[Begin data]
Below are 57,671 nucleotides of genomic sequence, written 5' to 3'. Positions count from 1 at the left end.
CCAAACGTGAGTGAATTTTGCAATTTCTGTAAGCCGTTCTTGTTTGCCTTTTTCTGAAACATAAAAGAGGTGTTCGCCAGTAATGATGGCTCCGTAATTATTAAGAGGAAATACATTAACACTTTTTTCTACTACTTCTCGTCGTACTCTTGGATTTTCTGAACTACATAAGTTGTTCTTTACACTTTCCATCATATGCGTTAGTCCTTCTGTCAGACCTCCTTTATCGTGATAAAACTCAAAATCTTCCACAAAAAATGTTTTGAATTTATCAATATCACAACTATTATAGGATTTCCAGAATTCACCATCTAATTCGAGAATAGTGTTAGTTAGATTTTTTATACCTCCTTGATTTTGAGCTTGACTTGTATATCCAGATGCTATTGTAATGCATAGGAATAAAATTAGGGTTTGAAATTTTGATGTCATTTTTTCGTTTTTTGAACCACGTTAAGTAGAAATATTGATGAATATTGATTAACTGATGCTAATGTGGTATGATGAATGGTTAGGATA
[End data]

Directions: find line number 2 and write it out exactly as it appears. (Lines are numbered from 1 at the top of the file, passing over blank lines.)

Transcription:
CCAAACGTGAGTGAATTTTGCAATTTCTGTAAGCCGTTCTTGTTTGCCTTTTTCTGAAACATAAAAGAGGTGTTCGCCAGTAATGATGGCTCCGTAATTATTAAGAGGAAATACATTAACACTTTTTTCTACTACTTCTCGTCGTACTCTTGGATTTTCTGAACTACATAAGTTGTTCTTTACACTTTCCATCATATGCGTTAGTCCTTCTGTCAGACCTCCTTTATCGTGATAAAACTCAAAATCTTCCACAAAAAATGTTTTGAATTTATCAATATCACAACTATTATAGGATTTCCAGAATTCACCATCTAATTCGAGAATAGTGTTAGTTAGATTTTTTATACCTCCTTGATTTTGAGCTTGACTTGTATATCCAGATGCTATTGTAATGCATAGGAATAAAATTAGGGTTTGAAATTTTGATGTCATTTTTTCGTTTTTTGAACCACGTTAAGTAGAAATATTGATGAATATTGATTAACTGATGCTAATGTGGTATGATGAATGGTTAGGATA